A deadly new snake has been discovered after spending decades masquerading as a much less dangerous species, according to researchers — who named the snake after a shape-shifting serpent goddess from a Chinese folktale.
The new species is a type of krait snake found in Southwest China and northern Myanmar and had previously been categorized as the many-banded krait (Bungarus multicinctus). However, morphological and genetic differences, as well as a particularly painful and deadly bite, were enough to classify this reptile as its own species.
The researchers named the new snake Suzhen's krait (Bungarus suzhenae) after Bai Su Zhen — a powerful snake goddess from a traditional Chinese myth.
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"It is very dangerous," study researcher Gernot Vogel, of the Society for Southeast Asian Herpetology in Germany, told Live Science. "Because kraits are highly lethal, understanding their species diversity and geographic distribution is vital for saving human lives."
Researchers hope the new classification will enable local communities to identify the deadly snake and avoid potentially fatal interactions, as well as help scientists to develop a new antivenom to treat Suzhen's krait bites.
New snake species
Kraits have long been a nightmare for taxonomists. Suzhen's krait was one of four different species that were, until recently, collectively labeled as one species called many-banded kraits. The species are all predominantly black and white and look very similar at first glance, but Suzhen's krait has a distinct number of bands on its body and is longer than the other species.
"Our longest specimen was 135.5 centimeters [4.5 feet] but part of the tail was missing, so it was surely larger than 150 cm [4.9 feet]," Vogel told Live Science in an email. "We can expect a length of about 180 cm [5.9 feet]."
Other subtle differences were found in the teeth, coloration on the underside of the tail and the shape of the hemipenes — the snake equivalent of a penis, which is split into two parts — in males, Vogel said.
However, one of the main reasons researchers became aware of Suzhen's krait was its bite. Although most kraits are venomous, not all are deadly, and being bitten by a many-banded krait is usually painless and doesn't cause a visual mark. However, a bite from a Suzhen's krait is painful, leaves a dark patch around the bitten area and can be deadly.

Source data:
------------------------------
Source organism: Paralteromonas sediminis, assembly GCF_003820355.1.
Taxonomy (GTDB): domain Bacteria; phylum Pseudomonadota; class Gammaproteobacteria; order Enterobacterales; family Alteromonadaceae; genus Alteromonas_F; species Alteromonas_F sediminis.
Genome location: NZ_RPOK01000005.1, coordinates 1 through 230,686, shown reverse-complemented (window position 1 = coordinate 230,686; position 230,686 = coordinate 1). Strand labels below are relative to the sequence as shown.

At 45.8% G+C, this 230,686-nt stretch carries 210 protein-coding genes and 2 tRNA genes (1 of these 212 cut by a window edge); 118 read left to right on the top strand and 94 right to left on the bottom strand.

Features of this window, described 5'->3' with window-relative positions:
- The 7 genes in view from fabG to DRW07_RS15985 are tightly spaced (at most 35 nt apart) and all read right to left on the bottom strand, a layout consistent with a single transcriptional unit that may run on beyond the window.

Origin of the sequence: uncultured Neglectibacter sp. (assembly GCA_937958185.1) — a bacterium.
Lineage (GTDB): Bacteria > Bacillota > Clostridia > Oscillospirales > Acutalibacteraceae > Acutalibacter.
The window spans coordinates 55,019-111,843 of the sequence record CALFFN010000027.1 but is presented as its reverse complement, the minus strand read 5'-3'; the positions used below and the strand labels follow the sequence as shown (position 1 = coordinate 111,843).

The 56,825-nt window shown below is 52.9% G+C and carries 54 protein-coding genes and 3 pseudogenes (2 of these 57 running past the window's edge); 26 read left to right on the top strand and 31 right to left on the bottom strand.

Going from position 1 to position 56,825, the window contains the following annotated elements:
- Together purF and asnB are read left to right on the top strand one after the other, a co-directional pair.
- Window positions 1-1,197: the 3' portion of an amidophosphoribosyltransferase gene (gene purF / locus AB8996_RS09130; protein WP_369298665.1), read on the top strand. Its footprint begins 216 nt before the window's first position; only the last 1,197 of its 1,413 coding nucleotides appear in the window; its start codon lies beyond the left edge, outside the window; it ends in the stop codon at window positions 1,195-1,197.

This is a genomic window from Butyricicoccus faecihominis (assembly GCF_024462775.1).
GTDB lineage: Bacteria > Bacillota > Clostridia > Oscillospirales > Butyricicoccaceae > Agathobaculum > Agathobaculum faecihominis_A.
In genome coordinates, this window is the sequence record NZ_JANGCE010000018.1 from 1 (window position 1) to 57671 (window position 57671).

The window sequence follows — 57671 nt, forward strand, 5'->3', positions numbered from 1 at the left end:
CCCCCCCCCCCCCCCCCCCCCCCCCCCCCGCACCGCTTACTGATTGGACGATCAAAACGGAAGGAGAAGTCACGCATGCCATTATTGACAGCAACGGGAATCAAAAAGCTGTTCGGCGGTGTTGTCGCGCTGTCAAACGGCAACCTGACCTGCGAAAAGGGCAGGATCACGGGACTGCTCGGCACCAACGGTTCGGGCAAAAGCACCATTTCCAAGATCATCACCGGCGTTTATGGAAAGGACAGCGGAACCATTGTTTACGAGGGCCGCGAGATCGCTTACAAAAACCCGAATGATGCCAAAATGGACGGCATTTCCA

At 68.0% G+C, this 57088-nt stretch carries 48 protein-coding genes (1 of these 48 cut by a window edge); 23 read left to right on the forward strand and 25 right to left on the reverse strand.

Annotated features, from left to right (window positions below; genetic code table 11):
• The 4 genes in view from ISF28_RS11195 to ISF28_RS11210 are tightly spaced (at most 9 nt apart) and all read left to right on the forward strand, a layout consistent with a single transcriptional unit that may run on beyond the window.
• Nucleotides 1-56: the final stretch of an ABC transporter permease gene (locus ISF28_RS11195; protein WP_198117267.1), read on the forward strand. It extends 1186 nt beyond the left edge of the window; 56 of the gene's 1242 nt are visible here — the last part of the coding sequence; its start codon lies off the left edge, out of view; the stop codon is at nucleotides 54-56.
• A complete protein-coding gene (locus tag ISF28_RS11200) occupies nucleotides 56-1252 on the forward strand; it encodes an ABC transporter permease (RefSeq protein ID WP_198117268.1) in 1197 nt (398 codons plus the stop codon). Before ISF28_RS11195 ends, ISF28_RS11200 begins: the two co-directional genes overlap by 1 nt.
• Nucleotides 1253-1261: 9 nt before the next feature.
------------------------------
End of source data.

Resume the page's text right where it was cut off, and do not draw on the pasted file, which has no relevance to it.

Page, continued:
A legendary snake
Suzhen's krait gets its name from one of China's most famous folktales — the Legend of the White Snake. In this tale, the snake goddess Bai Su Zhen takes human form and falls in love with a man, but this is forbidden by the gods and she is imprisoned in a tower for eternity. As such, Bai Su Zhen is considered a symbol of love and good-heartedness in Chinese mythology.
This story has been retold in many different formats, including a Netflix original series of the same name, but Suzhen's krait is the first snake to be named after the shape-shifting serpent goddess.
"The black-and-white banded krait [Suzhen's krait] is one of the snakes most similar to the white snake in nature, so we decided to name it after Bai Su Zhen," the researchers said in a statement.
An important discovery
Suzhen's krait is extremely dangerous due to a combination of its lethal venom and, until now, anonymity among other krait snakes in Asia.
Suzhen's krait is believed to be responsible for a number of high-profile incidents involving herpetologists, including the death of the renowned snake researcher Joseph B. Slowinski in 2001 after he was bitten by one. More recently, Chinese herpetologist Mian Hou survived being bitten in 2015 after being rushed to the hospital.
However, locals are most at risk from being bitten. "Krait species are active at night and they often enter houses in search for food," Vogel said. "So often sleeping people are bitten while touching the snake during their sleep."
Hopefully, the classification of Suzhen's krait as its own species can help raise awareness and speed up the development of a treatment.
"Thanks to adequate description and classification of deadly snakes, research on venom, antivenom development and proper snakebite treatment can advance more rapidly," Vogel said.
The study was published online April 6 in the journal ZooKeys.
Originally published on Live Science.